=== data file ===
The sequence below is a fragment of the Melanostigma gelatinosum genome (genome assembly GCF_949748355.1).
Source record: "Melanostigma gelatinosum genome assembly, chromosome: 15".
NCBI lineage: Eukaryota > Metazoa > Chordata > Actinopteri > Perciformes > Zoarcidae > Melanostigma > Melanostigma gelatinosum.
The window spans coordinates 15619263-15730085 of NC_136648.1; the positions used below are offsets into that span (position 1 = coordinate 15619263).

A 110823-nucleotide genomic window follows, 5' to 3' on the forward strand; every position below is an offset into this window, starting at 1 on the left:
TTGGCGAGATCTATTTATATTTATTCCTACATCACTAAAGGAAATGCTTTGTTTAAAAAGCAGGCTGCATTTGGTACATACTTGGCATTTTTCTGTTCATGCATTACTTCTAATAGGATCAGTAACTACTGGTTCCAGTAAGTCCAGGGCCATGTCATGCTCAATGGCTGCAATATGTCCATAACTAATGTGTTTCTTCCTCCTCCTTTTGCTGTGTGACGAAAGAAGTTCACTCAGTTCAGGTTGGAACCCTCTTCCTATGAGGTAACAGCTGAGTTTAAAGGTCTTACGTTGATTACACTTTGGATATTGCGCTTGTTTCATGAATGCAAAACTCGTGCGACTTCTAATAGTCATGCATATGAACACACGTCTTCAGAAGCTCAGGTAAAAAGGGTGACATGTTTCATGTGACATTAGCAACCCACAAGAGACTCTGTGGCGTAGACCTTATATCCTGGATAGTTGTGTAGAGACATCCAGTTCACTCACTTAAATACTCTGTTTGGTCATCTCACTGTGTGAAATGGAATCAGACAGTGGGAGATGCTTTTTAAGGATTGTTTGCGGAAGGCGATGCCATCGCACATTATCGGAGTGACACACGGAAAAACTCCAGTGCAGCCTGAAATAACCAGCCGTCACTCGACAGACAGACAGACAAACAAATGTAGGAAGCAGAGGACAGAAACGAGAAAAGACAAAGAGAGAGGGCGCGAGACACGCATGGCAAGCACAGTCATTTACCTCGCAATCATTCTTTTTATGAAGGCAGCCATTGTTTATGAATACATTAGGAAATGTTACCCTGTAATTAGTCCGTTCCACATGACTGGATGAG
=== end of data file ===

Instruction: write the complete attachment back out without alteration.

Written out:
The sequence below is a fragment of the Melanostigma gelatinosum genome (genome assembly GCF_949748355.1).
Source record: "Melanostigma gelatinosum genome assembly, chromosome: 15".
NCBI lineage: Eukaryota > Metazoa > Chordata > Actinopteri > Perciformes > Zoarcidae > Melanostigma > Melanostigma gelatinosum.
The window spans coordinates 15619263-15730085 of NC_136648.1; the positions used below are offsets into that span (position 1 = coordinate 15619263).

A 110823-nucleotide genomic window follows, 5' to 3' on the forward strand; every position below is an offset into this window, starting at 1 on the left:
TTGGCGAGATCTATTTATATTTATTCCTACATCACTAAAGGAAATGCTTTGTTTAAAAAGCAGGCTGCATTTGGTACATACTTGGCATTTTTCTGTTCATGCATTACTTCTAATAGGATCAGTAACTACTGGTTCCAGTAAGTCCAGGGCCATGTCATGCTCAATGGCTGCAATATGTCCATAACTAATGTGTTTCTTCCTCCTCCTTTTGCTGTGTGACGAAAGAAGTTCACTCAGTTCAGGTTGGAACCCTCTTCCTATGAGGTAACAGCTGAGTTTAAAGGTCTTACGTTGATTACACTTTGGATATTGCGCTTGTTTCATGAATGCAAAACTCGTGCGACTTCTAATAGTCATGCATATGAACACACGTCTTCAGAAGCTCAGGTAAAAAGGGTGACATGTTTCATGTGACATTAGCAACCCACAAGAGACTCTGTGGCGTAGACCTTATATCCTGGATAGTTGTGTAGAGACATCCAGTTCACTCACTTAAATACTCTGTTTGGTCATCTCACTGTGTGAAATGGAATCAGACAGTGGGAGATGCTTTTTAAGGATTGTTTGCGGAAGGCGATGCCATCGCACATTATCGGAGTGACACACGGAAAAACTCCAGTGCAGCCTGAAATAACCAGCCGTCACTCGACAGACAGACAGACAAACAAATGTAGGAAGCAGAGGACAGAAACGAGAAAAGACAAAGAGAGAGGGCGCGAGACACGCATGGCAAGCACAGTCATTTACCTCGCAATCATTCTTTTTATGAAGGCAGCCATTGTTTATGAATACATTAGGAAATGTTACCCTGTAATTAGTCCGTTCCACATGACTGGATGAG